The London Metropolitan police faced widespread criticism this week after posting a video to its Twitter account showing officers carrying out drug swabs on members of the public, as well as interviewing people and performing body searches.
“Taskforce Officers were out recently doing drug swabs in Shoreditch as part of a wider operation to ensure the night time economy is a safe place for all,” read the accompanying tweet.
The Met only provoked more anger when it responded to backlash with the retroactive claim that the operation was launched to protect women’s safety – somewhat ironically, the sole person to be arrested was a woman.
Critics also raised concerns about the accuracy of such tests – in London, it’s easy to touch a note which has traces of cocaine on it – and questioned whether the action was legal.
While operations like this one are nothing new – the technology has been used by law enforcement before – it is significant that it is being deployed at a time when the Tories are ramping up drug criminalisation, and that the Met is going out of its way to advertise it.
So what do you do if you are approached by the police and asked to take a test? Is drug swabbing even legal?
What are your rights?
According to Niamh Eastwood, executive director of Release, the UK’s centre of expertise on drugs and drug laws: “There is no legal basis for random swabs.
“The police can only stop and search someone for controlled drugs if they have reasonable suspicion that they are in possession of drugs.” What’s more, a positive result is not proof of an offence unless someone is actually caught with drugs on them.
Griff Ferris, legal and policy officer at Fair Trials, a global criminal justice watchdog, echoes this, explaining that “police cannot forcibly stop and swab people’s hands on the street for drug residue unless they have consented to it.”
In this particular instance, however, the people who were swabbed technically did consent to it, meaning that the police were operating within the law. The Met carried out its testing at the entrances to two nightclubs in Shoreditch, both of which agreed to take part in the operation. Because people were free to refuse being swabbed, the testing was classed as voluntary, but doing so meant they could be turned away from the venue.
According to the Met’s statement, if a person refused to be swabbed it did not mean that they would be searched under Section 23 of the misuse of drugs act, and if anyone did prove a positive swab, so long as “no further grounds for search were identified” then they were allowed to continue on with their night. But what these “further grounds” that led to people being searched actually consisted of has been left unspecified.
The one woman who was arrested was observed “disposing of a suspicious package” after a friend had been swabbed, which presumably wouldn’t have happened had the operation not been in place.
Of course, the problem is that many people are unaware of their rights and are liable to be intimidated when confronted by the police, who they assume are acting with authority even when they’re not.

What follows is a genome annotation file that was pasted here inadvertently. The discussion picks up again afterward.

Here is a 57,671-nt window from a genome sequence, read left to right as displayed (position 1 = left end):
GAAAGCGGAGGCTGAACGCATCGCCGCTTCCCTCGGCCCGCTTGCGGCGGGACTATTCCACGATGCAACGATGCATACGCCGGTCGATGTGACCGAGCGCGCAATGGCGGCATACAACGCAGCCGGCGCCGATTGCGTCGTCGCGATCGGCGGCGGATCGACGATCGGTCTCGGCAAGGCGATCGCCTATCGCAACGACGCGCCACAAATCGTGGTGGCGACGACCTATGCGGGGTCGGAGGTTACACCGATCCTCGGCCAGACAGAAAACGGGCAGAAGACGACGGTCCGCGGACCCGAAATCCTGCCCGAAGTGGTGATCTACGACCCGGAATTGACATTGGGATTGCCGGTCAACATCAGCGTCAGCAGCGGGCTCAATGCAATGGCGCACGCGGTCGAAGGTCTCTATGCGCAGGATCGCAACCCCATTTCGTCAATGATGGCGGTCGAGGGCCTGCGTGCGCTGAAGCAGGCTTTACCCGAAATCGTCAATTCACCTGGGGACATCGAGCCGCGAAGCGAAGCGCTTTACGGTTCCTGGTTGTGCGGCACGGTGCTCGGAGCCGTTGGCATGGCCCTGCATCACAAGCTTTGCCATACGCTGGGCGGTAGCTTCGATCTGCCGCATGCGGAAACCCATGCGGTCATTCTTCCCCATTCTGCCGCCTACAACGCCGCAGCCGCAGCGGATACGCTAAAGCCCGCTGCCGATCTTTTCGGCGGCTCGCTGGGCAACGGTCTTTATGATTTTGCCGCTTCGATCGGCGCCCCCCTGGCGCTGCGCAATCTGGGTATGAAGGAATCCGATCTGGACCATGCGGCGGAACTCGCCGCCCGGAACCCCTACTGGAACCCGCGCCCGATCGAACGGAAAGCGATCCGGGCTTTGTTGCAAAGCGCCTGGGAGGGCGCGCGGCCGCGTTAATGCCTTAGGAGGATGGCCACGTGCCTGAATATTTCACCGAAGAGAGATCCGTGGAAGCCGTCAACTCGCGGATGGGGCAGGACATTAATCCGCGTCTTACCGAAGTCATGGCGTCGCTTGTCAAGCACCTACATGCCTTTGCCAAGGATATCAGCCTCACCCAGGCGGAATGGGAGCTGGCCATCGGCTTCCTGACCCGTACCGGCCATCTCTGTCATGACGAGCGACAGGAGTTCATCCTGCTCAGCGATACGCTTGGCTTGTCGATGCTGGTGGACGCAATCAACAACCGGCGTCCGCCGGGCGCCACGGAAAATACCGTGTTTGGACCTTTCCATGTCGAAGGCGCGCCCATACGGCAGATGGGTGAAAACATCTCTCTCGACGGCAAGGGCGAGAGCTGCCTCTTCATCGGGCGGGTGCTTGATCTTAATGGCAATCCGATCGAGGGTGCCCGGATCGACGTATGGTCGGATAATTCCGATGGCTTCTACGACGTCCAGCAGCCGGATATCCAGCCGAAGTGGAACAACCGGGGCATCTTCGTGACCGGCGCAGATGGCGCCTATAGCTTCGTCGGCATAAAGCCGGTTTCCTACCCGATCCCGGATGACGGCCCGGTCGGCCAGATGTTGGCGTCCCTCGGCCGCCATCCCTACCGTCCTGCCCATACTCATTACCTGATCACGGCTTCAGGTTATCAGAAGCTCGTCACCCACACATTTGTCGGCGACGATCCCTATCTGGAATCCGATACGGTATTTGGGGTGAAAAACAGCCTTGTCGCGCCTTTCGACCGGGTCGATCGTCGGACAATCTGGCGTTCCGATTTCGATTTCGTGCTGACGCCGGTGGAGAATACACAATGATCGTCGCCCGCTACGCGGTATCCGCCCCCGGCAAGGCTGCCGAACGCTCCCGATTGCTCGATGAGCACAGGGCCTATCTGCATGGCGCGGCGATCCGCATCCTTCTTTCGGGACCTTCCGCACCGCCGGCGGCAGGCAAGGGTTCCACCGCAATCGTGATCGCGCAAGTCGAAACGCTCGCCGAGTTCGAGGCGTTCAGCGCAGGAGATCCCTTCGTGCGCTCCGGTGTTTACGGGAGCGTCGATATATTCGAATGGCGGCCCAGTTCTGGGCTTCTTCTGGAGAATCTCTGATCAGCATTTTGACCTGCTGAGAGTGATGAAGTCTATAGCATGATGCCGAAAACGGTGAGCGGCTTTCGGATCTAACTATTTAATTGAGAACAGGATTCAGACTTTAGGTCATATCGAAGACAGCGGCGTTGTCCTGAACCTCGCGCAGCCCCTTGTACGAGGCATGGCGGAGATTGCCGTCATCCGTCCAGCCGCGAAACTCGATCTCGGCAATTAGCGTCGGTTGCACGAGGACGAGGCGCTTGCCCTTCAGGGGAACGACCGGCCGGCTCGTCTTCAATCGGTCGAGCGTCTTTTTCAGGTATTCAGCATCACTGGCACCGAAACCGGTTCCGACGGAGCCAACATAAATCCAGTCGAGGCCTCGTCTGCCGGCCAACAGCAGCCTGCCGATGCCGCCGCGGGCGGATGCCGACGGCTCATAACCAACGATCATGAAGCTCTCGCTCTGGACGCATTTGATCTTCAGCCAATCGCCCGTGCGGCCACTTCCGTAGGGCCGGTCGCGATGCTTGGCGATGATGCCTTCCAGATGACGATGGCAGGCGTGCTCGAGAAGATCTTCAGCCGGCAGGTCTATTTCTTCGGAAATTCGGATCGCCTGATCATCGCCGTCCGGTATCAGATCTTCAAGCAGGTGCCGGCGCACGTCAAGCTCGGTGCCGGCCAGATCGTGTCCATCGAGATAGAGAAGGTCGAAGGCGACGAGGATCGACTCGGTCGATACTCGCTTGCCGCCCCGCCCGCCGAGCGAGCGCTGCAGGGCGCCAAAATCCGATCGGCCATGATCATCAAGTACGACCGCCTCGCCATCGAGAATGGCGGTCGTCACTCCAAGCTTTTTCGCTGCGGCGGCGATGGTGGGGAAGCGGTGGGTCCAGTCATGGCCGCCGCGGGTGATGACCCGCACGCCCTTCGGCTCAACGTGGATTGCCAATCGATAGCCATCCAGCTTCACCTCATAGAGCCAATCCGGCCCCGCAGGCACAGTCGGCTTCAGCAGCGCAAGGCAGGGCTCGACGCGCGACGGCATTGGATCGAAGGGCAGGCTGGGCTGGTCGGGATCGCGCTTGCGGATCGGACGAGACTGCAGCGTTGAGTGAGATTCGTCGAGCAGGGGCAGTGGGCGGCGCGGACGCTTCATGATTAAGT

“You have the right to refuse and it’s important the police make that clear,” explains Griff. “But the police do sometimes coerce people into agreeing to things they have the right to refuse, whether a consensual drug swab, questioning, or a search, with people often complying out of trust and or fear.
“Police only have the legal power to forcibly drug test you, via a blood test or other method, if you are driving or you are under arrest at a police station and you are over 18.”
A failed drug policy.
According to Eastwood, the operation appears to be less about public safety and more about the Met publicly demonstrating its unflagging commitment to the failed policy of drug prohibition.
“One of the aims is to deter drug use, but like our whole criminal justice approach to drugs, it is an utter failure, causing more harm and failing in its stated aim to reduce consumption,” she explains.
“This is backed up by the Home Office’s own research which found that, despite the government spending £1.6bn a year on drug law enforcement, this has had little impact on the availability of drugs. They describe the market as ‘resilient’.
“Even worse, this kind of approach can lead to increased health harms whereby someone in possession of drugs may consume everything they have on them – which they have planned to take over many hours – in order to avoid detection, thus increasing the risk of overdose.”
The Tories are cracking down.
Unfortunately, it doesn’t seem like the UK’s drug policy is going to improve any time soon. While there have been some positive developments recently – Sadiq Khan, the mayor of London, is reportedly planning to wind down the criminalisation of cannabis, along with other class B drugs – this comes against the backdrop of a wider shift towards harsher criminalisation.
Last month, the Conservatives announced a huge crackdown on people who use drugs recreationally, threatening to strip them of their passports and driving licenses under punitive new measures. Labour leader Keir Starmer isn’t much better, having voiced his opposition to decriminalisation.
It’s important to advocate for a more just approach to drug policy at a societal level, particularly given how unevenly these laws are enforced: Black people, for instance, are nine times more likely to be stopped and searched for drugs than white people, despite using drugs at a significantly lower rate.
But in the meantime, given that the Tories punitive approach to drug-taking looks set to continue – and potentially worsen – understanding what the police are legally allowed to do is worthwhile.
If you’re on a night out and an officer asks to swab you, remember that you have the right to say no.
James Greig is a writer based in London.